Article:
California State University, the largest four-year public university system in the country, made headlines when it announced recently that it intends to continue with remote teaching in the fall term at all 23 CSU campuses, affecting most of its 482,000 students. This was a bold move. I applaud the CSU system, or any college or university, as the rapid shift to online instruction amidst COVID-19 has been an undertaking of historic proportions.
Lost in the headlines is the amount of work that IT teams must do to enable remote access to HR applications for nearly all university staff and faculty. For Cal State, more than 53,000 faculty and staff need access to essential information and systems. Along with student users, in total, that is 535,000 (mostly remote) users accessing student information and HR systems from all over the world.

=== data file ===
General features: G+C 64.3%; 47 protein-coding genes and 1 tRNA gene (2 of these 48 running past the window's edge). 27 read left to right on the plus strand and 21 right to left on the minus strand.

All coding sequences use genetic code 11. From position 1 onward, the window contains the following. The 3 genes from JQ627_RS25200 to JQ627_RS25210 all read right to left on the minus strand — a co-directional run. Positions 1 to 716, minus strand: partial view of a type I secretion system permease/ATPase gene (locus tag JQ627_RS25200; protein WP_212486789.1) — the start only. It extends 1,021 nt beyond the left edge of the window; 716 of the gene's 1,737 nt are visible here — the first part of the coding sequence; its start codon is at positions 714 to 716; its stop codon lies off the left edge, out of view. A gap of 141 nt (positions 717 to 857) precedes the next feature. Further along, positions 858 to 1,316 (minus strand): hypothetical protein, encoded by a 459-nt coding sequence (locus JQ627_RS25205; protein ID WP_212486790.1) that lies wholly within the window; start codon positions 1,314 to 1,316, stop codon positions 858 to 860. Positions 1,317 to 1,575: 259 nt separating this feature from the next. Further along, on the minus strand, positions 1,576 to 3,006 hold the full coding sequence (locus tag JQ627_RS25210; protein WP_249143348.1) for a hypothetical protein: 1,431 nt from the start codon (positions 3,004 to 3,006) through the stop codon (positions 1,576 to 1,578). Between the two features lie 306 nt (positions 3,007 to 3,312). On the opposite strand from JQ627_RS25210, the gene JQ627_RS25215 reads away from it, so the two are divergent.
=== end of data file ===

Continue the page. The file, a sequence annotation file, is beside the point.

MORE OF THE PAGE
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The repercussions of this decision are wide-reaching. First, Cal State must be able to keep students engaged and provide parity to classroom learning. Beyond that, there are myriad implications placed squarely on the enterprise applications that support these institutions.
With millions of students, faculty, and staff depending on these applications to keep operations running smoothly, how will campuses look to adapt these systems to their new normal? How can they ensure these systems can meet these new demands?